That afternoon, we hiked up a stream to find a White-tipped Sicklebill, a hummingbird with a decurved bill. We hiked in the stream that this elusive hummingbird was known to inhabit, carefully stepping into the swiftly moving water. After getting good looks at the sicklebill through Clay’s spotting scope, I started the return hike in the stream.

On our next and final day of birding, we left at 5 a.m. to reach Rincon, known to harbor the endangered Yellow-billed Cotinga. Although the bird is easy to see at this location in the dry season, it could be elusive during the wet season.

Our early departure paid off, because Alex spotted a cotinga within two minutes of getting out of the SUV. We found a second male cotinga, farther away but easily identified through the scopes.

Then a female and a fledgling flew in, and we watched as the female appeared to be feeding what we thought were insects to her youngster. When Clay later checked his digiscoped photos, the “insect” turned out to be a leaf.

Along the road, we received excellent looks at various species, including Chestnut-mandibled Toucan, Lineated Woodpecker and a female Spot-crowned Euphonia, one of the few females that rivals males for beauty. While searching for birds, it was difficult to miss the white-faced capuchins cavorting in the trees, but our guides found the well-hidden three-toed sloths.

A female Black-bellied Whistling-Duck crossed the road with 13 ducklings in tow, their yellow and black patterns making it almost impossible to count them. Watching them, it was easy to see how they thwart predators.

On the final afternoon, Jim and I set out on a walk of our own. After an uneventful trek, we encountered one of the best mixed flocks I have ever seen. As we looked into the forest, we saw movement everywhere.

Black-cheeked Ant-Tanager, a species endemic to Costa Rica, was one of the first birds we identified. Chestnut-backed Antbird, Plain Xenops, Buff-throated Foliage-gleaner, Gray-headed Tanager, Black-hooded Antshrike, Dot-winged Antwren, Russet Antshrike, Olivaceous Piculet and more -- some that we identified and some that were too fast or too deep in the shadows for us to venture a guess. It was a wonderful ending to an amazing experience, unlike any I’ve ever had, and one that I will never forget. I am very grateful to WildBird and Swarovski Optik for making it possible.

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Tuesday, October 07, 2008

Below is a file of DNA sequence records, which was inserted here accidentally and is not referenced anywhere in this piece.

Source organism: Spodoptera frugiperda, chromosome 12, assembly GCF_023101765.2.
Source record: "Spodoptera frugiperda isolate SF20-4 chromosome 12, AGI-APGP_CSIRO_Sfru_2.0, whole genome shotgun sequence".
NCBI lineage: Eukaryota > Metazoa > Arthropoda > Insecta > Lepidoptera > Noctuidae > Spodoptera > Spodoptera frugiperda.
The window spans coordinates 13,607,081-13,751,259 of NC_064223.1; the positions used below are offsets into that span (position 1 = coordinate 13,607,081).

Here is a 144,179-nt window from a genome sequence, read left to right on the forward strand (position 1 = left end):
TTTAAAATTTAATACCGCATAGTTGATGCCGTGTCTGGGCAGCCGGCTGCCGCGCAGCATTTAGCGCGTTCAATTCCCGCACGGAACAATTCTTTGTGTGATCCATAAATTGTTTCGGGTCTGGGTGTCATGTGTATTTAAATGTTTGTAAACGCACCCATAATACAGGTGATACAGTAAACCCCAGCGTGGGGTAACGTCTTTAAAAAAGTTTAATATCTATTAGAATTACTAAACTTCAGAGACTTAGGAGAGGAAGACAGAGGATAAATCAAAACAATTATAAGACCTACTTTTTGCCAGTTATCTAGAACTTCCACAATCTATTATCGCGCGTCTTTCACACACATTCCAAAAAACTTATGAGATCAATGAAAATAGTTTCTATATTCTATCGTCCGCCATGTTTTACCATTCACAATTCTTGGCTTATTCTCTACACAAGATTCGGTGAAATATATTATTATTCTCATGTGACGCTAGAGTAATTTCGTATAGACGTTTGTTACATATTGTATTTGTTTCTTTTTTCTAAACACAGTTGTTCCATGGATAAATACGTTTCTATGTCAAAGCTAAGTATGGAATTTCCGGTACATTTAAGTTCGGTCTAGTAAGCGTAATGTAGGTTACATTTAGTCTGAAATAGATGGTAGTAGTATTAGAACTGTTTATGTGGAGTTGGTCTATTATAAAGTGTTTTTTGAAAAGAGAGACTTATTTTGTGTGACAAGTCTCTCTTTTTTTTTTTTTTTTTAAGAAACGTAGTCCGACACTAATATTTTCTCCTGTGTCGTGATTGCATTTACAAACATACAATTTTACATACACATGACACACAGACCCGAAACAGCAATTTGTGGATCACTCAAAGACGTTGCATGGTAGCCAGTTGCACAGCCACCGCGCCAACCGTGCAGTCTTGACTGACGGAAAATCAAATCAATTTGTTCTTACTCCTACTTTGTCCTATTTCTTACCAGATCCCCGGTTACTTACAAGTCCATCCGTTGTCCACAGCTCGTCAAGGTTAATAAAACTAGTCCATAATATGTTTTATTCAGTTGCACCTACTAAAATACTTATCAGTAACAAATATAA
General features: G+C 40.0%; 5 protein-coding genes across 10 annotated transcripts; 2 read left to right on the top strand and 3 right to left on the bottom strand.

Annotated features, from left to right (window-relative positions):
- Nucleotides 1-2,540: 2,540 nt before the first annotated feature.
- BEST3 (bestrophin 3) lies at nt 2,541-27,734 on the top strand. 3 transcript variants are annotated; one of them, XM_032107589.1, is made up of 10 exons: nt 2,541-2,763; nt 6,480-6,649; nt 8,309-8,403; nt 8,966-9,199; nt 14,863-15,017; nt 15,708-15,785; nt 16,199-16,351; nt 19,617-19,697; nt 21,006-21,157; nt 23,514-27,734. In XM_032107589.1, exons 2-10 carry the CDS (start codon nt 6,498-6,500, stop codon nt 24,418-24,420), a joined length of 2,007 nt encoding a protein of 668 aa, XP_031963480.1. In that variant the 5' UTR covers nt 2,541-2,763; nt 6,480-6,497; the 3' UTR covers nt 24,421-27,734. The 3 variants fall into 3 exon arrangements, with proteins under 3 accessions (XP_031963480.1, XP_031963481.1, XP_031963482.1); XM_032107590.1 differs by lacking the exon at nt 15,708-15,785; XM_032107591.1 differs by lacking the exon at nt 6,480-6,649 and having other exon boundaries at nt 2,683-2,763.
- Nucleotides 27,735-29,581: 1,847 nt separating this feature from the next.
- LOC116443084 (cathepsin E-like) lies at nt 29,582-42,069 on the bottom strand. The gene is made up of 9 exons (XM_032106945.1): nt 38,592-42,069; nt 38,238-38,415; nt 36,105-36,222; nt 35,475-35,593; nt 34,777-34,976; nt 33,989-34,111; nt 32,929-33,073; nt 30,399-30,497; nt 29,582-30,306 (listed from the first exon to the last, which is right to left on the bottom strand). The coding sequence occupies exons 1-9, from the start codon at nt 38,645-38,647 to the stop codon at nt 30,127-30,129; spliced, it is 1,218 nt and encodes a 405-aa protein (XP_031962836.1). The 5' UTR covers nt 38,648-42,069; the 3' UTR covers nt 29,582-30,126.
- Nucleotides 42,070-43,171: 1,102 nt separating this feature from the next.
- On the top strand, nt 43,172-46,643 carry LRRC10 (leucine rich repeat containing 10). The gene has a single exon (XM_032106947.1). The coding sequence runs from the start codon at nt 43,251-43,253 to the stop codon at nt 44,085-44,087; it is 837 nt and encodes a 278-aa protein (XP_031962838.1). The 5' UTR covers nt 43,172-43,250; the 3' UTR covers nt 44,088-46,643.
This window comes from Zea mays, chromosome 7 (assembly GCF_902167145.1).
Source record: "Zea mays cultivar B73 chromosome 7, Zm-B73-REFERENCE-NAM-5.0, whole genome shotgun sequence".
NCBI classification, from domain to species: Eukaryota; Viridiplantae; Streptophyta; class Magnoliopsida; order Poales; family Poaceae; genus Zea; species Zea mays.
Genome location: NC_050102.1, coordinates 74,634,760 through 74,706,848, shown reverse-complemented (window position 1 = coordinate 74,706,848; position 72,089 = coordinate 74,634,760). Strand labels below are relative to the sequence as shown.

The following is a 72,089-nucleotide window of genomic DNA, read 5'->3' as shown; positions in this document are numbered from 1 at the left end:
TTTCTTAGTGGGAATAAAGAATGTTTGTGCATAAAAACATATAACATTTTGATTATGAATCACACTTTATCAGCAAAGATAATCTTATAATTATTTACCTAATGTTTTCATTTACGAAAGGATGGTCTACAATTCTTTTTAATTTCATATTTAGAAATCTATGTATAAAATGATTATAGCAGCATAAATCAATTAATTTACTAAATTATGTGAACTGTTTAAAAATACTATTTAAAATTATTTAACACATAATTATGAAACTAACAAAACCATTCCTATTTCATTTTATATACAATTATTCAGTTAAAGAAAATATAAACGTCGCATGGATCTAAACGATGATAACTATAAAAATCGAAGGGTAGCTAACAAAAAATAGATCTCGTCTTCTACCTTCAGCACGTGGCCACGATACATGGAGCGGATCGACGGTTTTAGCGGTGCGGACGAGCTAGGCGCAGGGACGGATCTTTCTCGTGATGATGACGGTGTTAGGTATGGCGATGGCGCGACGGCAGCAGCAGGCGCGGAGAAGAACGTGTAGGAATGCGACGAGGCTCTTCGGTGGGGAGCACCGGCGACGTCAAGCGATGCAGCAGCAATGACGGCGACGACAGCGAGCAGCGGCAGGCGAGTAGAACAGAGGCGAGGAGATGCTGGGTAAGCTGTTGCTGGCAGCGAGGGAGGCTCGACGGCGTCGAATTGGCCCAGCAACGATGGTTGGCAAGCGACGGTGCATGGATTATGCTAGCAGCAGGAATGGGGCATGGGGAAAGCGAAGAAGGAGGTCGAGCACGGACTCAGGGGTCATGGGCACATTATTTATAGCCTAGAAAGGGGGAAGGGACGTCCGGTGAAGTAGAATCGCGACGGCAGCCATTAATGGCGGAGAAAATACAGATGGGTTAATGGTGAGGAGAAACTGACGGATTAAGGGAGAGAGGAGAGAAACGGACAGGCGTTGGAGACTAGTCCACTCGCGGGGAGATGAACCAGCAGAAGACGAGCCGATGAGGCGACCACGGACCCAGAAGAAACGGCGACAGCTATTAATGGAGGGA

New York Times: "Audubon's Species: Bird Art, in All Its Glory"

Did you catch the delightful article by Cornelia Dean about John James Audubon and three recent books about bird art? The article begins with an unfortunate incident:

In 1812, John James Audubon filled a wooden box with about 200 of his paintings of American birds and left it with a relative for safekeeping while he went off on one of his many trips. When he returned to retrieve the paintings, he discovered to his horror that they had been destroyed, shredded by nesting rats.

As he described it later, his first reaction was “a burning heat” in his brain, a headache so intense it kept him awake for days.

Then, though, he reconsidered. “I felt pleased,” he wrote, “that I might now make better drawings than before.”

We know the results — Audubon turned himself into the most famous practitioner of what some call “bird art.” Copies of his “Birds of America,” published section by section in the mid-19th century, are among the most valuable illustrated books.

Carolina Parakeet by John James Audubon, couresty of

Check out the online article, if only for the photo of an X-ray showing a Kiwi carrying an egg. Viewers also can watch a slide show of beautiful and interesting images, like the one above.

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Monday, October 06, 2008

fate of South Padre Island Birding and Nature Center?

Many birders visit South Padre Island when they venture to south Texas -- and for good reason. The Gulf Coast island draws an incredible variety of species, especially during migration.

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The island's convention center and boardwalk lure innumerable birders, and the South Padre Island Birding and Nature Center meant to serve them with three boardwalks; a building containing an information desk, a gift shop, restrooms and a small auditorium; and an observation tower.

Hurricane Dolly, however, arrived on July 23 during the center's construction, and the water soaked metal supports that have rusted now. Now, the center's progress is in question. The question: repair or rebuild?